Thanks for the clarification, Bill! That detail actually makes a good story even better. You weren't influenced by anything but the movie itself. Excellent.

Martin said...

I've always have been a big fan of El Mariachi and his book.

I also think it is unfair to jusge his movie as a non-micro budget movie simply because the parent company put more money into it.

I am sure there are plenty of examples of where this has happened.

Plus isn't the goal of anyone who makes a movie to be pick up for distribution by a major company? Good for Roderigez for doing so.

A micro-budget can be misleading sometimes as well. For example I own my own cameras, and editing system. Somewhere around the $15,000. If I make a movie with it, you could say my budget was somewhere over $15,000.

BUT if I rented the same equipment my cost would be cheaper, and THEREFORE "COOLER" since I made it for less money. Just a thought though.

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Gregory said...

I consider 'microbudget' to be a more derogatory version of 'low budget.' When you consider that both a Hollywood filmmaker working with a $2 million budget and a woodsy Illinois guy with $5,000 will both call their films micro, the term shows itself to not have much meaning.

I tend to associate microbudget with those schlocky Brain Damage horror movies, or the boring urban BS put out by York and Maverick, that are made by people who have no idea how to pace, light, or properly record the audio for a movie. If a film is low budget and shoddily made I'll place the microbuget label on it. If a film is low budget and succeeds despite that, I won't place it into the category of other microbudget films by referring to it as such.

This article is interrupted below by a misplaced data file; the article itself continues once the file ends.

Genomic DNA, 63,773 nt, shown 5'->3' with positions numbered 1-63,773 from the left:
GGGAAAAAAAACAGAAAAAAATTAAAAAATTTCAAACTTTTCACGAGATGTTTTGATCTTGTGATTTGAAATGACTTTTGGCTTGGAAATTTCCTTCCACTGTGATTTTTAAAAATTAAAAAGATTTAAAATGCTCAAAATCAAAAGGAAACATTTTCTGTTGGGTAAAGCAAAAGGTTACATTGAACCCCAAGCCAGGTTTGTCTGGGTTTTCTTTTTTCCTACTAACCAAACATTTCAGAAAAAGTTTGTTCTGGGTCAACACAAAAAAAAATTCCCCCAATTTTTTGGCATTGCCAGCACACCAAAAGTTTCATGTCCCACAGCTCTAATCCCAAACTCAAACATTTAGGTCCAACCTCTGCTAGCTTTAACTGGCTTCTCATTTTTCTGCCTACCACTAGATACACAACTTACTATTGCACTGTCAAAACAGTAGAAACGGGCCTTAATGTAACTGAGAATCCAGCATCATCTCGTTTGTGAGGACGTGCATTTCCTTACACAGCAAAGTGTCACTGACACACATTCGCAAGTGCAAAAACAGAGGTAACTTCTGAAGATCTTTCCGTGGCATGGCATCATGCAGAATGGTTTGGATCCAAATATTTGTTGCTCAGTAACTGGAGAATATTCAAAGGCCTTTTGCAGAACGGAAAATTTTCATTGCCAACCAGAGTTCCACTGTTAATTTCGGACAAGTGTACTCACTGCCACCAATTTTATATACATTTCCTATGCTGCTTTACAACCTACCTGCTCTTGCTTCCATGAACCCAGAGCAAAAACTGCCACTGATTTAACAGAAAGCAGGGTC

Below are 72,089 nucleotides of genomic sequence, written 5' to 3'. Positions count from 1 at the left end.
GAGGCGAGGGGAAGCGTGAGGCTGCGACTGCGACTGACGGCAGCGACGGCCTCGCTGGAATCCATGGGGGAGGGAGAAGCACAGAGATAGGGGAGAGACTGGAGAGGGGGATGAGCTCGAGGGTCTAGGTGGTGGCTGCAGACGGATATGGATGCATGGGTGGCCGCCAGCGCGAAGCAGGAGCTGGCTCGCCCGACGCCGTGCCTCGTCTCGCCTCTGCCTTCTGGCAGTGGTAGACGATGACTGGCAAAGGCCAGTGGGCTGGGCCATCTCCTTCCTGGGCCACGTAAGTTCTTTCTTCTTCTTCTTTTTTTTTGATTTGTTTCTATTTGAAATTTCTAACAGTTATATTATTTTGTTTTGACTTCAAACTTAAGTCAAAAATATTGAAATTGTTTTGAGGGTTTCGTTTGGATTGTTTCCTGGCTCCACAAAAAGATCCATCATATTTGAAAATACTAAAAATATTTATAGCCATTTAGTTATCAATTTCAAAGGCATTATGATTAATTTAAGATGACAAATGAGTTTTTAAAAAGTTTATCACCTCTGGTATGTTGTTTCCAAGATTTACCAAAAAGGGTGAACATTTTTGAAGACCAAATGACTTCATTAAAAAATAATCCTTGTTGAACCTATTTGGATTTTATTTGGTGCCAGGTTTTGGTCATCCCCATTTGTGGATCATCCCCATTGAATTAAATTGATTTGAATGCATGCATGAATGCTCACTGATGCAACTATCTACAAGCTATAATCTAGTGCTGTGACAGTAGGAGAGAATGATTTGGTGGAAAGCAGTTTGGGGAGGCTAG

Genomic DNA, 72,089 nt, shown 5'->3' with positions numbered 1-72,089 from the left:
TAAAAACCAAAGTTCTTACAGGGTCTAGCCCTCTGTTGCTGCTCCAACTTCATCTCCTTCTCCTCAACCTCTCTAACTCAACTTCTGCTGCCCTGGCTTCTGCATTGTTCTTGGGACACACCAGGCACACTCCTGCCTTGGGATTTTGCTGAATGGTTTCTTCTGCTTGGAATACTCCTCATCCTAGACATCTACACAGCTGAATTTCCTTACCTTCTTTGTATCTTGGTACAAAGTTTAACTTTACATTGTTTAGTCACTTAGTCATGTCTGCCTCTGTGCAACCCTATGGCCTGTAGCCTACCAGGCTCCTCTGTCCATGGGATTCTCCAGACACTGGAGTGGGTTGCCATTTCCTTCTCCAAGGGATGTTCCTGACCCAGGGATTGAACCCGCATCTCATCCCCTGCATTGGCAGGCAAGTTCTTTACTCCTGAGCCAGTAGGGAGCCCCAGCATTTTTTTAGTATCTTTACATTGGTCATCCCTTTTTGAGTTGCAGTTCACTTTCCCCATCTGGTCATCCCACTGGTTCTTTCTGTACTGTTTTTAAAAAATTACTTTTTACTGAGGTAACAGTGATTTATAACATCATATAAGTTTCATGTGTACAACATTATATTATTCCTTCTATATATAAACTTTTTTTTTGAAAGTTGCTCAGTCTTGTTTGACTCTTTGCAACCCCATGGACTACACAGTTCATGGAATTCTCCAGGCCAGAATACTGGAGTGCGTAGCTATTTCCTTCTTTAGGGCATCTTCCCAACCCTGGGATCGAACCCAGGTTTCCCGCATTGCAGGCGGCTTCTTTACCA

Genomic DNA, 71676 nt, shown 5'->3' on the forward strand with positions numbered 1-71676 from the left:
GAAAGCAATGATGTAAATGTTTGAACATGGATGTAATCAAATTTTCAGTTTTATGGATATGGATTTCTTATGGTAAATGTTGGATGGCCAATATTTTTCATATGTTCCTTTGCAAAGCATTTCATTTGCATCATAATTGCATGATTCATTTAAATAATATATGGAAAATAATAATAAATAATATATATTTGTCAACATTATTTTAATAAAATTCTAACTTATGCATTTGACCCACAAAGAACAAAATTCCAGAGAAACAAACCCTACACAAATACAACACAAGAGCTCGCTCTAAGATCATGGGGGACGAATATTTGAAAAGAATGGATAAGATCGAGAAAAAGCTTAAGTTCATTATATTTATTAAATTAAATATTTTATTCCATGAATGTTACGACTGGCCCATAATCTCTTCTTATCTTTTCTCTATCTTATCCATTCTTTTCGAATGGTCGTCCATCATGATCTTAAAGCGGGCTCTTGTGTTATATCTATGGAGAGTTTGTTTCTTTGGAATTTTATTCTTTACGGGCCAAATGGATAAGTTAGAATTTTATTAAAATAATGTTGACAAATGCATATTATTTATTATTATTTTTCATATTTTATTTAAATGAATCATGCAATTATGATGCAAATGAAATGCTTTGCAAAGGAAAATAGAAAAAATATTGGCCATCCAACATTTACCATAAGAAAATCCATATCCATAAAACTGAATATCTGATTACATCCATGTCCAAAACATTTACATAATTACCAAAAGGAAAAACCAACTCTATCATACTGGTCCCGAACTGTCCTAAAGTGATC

Scott Eggleston said...

Martin, I think that if you own your own gear, you can't factor that into your real budget. After all, you're not renting from yourself. I guess if you had a "theoretical budget" then you could add up the real-world numbers, which would also include what you'd be paying everyone if you could.

Gregory, I see you're point. Maybe we should just refer to the quality of the movie, and not what it cost to make it. After all, some films that cost very little, rival those with limitless amounts of money to spend.

Martin said...

In the same way you could flip the problem over. A bigger budget certainly doesn't make for a better movie.

But there is still the appeal that one could make a great movie without needing Hollywood to back it up.